annals


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an·nals

 (ăn′əlz)
pl.n.
1. A chronological record of the events of successive years.
2. A descriptive account or record; a history: "the short and simple annals of the poor" (Thomas Gray).
3. A periodical journal in which the records and reports of a learned field are compiled.

[Latin (librī) annālēs, yearly (books), annals, pl. of annālis, yearly, from annus, year; see at- in Indo-European roots.]

annals

(ˈænəlz)
pl n
1. yearly records of events, generally in chronological order
2. history or records of history in general
3. regular reports of the work of a society, learned body, etc
[C16: from Latin (librī) annālēs yearly (books), from annus year]
ˈannalist n
ˌannalˈistic adj

an•nals

(ˈæn lz)

n.pl.
1. a record of events, esp. a yearly record, usu. in chronological order.
2. historical records generally; chronicles: the annals of war.
3. a journal containing the formal reports of an organization or learned field.
[1555–65; (< Middle French) < Latin annālēs (librī) literally, yearly (books), pl. of annālis continuing for a year, annual =ann(us) a year + -ālis -al1]
ThesaurusAntonymsRelated WordsSynonymsLegend:
Noun1.annals - reports of the work of a society or learned body etcannals - reports of the work of a society or learned body etc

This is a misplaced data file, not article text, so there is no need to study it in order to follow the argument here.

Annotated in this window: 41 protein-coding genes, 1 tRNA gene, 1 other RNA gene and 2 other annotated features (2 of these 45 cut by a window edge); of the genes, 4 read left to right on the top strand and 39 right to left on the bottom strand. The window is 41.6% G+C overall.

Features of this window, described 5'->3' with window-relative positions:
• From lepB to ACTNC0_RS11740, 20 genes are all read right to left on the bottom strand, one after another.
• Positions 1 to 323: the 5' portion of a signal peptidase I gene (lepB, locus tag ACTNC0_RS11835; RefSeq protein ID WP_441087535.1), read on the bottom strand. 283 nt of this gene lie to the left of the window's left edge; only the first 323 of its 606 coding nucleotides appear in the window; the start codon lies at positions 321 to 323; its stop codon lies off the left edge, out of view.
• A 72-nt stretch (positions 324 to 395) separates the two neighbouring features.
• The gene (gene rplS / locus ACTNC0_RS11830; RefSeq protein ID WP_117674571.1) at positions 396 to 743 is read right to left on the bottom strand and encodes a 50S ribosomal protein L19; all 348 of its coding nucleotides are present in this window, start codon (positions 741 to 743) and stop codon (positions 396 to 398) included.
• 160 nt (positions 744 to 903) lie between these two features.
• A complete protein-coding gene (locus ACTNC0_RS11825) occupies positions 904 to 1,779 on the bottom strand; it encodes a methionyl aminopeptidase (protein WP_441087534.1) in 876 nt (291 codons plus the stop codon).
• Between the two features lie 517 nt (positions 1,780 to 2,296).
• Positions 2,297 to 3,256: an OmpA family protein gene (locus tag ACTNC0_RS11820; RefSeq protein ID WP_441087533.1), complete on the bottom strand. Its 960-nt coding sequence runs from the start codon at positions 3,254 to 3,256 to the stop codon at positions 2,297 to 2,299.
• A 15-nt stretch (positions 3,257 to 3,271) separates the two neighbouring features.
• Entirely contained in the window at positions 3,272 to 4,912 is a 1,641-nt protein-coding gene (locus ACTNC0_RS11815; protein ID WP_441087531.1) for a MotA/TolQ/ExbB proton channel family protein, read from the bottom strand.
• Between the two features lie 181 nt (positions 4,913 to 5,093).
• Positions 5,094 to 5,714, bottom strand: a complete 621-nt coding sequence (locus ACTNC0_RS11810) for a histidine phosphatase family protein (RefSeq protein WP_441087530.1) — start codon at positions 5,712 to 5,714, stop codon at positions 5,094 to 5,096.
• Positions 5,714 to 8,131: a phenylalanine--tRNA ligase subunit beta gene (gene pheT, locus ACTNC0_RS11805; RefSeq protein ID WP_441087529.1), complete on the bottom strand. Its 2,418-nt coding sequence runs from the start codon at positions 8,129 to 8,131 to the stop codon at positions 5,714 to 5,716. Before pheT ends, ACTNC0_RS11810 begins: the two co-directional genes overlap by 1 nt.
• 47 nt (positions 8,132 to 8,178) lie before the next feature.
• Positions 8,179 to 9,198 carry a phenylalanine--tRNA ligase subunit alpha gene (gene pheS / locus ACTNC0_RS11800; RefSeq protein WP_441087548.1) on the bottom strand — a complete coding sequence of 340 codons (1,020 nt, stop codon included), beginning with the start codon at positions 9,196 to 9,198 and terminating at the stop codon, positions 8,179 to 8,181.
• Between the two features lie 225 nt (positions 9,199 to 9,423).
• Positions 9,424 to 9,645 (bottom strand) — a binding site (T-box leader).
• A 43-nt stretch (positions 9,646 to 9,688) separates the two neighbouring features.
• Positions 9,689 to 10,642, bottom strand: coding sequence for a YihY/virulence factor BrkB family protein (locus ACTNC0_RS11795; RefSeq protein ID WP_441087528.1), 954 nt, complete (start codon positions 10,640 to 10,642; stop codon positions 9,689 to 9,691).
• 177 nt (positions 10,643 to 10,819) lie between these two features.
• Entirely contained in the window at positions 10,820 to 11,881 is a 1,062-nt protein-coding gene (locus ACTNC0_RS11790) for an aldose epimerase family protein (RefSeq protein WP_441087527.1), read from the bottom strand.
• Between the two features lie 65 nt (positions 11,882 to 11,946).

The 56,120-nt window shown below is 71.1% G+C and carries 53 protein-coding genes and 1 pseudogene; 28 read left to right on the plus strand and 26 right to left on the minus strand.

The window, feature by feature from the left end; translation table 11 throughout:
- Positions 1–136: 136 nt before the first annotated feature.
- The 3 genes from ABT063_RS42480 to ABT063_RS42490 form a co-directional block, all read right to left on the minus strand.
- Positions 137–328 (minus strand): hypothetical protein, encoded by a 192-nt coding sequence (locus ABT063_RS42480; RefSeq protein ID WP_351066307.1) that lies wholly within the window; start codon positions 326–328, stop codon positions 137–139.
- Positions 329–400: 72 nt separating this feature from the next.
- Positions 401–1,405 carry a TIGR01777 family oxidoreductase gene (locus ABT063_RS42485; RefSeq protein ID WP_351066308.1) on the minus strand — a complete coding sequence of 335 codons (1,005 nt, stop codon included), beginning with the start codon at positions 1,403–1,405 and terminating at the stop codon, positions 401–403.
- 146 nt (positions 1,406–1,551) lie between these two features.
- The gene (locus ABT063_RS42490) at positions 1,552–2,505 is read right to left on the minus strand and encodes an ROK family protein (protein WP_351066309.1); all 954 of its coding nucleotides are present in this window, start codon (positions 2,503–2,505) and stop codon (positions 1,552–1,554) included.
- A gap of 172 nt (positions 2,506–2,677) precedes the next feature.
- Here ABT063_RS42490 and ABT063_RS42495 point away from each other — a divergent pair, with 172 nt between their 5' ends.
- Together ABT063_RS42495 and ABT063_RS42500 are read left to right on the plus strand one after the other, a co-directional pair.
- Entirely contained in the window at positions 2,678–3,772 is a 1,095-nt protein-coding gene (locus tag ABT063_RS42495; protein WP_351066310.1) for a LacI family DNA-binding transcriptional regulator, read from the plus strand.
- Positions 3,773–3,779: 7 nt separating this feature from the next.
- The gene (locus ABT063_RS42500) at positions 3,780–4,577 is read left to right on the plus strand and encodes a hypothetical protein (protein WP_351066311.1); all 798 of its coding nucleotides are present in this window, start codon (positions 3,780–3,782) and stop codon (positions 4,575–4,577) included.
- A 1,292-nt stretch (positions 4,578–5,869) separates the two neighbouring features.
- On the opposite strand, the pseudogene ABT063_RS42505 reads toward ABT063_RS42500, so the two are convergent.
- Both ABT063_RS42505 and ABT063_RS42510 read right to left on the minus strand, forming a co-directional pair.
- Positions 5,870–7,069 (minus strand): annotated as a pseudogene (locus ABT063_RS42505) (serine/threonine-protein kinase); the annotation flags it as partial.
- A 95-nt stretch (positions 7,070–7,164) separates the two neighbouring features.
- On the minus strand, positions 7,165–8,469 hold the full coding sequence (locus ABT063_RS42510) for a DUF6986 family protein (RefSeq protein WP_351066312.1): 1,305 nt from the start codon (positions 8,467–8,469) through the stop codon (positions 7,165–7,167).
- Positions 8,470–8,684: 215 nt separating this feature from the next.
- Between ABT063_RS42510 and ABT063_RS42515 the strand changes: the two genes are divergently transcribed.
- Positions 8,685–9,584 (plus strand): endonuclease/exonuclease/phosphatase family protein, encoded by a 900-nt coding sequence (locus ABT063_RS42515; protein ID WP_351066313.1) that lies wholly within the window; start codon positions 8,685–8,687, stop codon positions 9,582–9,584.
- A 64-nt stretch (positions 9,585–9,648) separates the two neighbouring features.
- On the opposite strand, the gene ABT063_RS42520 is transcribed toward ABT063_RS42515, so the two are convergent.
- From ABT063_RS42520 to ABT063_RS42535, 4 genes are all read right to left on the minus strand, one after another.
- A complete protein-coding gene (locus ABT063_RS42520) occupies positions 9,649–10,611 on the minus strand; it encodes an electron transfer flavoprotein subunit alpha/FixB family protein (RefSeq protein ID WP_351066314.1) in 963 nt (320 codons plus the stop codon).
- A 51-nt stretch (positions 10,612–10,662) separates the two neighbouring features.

journal - a periodical dedicated to a particular subject; "he reads the medical journals"
2.annals - a chronological account of events in successive years
account, chronicle, history, story - a record or narrative description of past events; "a history of France"; "he gave an inaccurate account of the plot to kill the president"; "the story of exposure to lead"

annals

plural noun records, history, accounts, registers, journals, memorials, archives, chronicles He has become a legend in the annals of military history.

annals

noun
A chronological record of past events:
Translations
حَوليّات
letopisy
annalerårbog
évkönyvek
annáll, árbók
metraštis
hronika
letopisy
tarihvakayiname

annals

[ˈænəlz] NPLanales mpl
in all the annals of crimeen toda la historia del crimen
never in the annals of human endeavournunca en la historia de los esfuerzos humanos

annals

[ˈænəlz] npl
[nation, field activity] → annales fpl
in the annals of sth → dans les annales de qch
(in titles)annales fpl

annals

plAnnalen pl; (of society etc)Bericht m; in all the annals of recorded historyin der gesamten bisherigen Geschichte

annals

[ˈænlz] nplannali mpl

annals

(ˈӕnlz) noun plural
yearly historical accounts of events. This king is mentioned several times in annals of the period.
References in classic literature ?
But the story would include a chain of events extending over the better part of two centuries, and, written out with reasonable amplitude, would fill a bigger folio volume, or a longer series of duodecimos, than could prudently be appropriated to the annals of all New England during a similar period.
Most famous in our Western annals and Indian traditions is that of the White Steed of the Prairies; a magnificent milk-white charger, large-eyed, small-headed, bluff-chested, and with the dignity of a thousand monarchs in his lofty, overscorning carriage.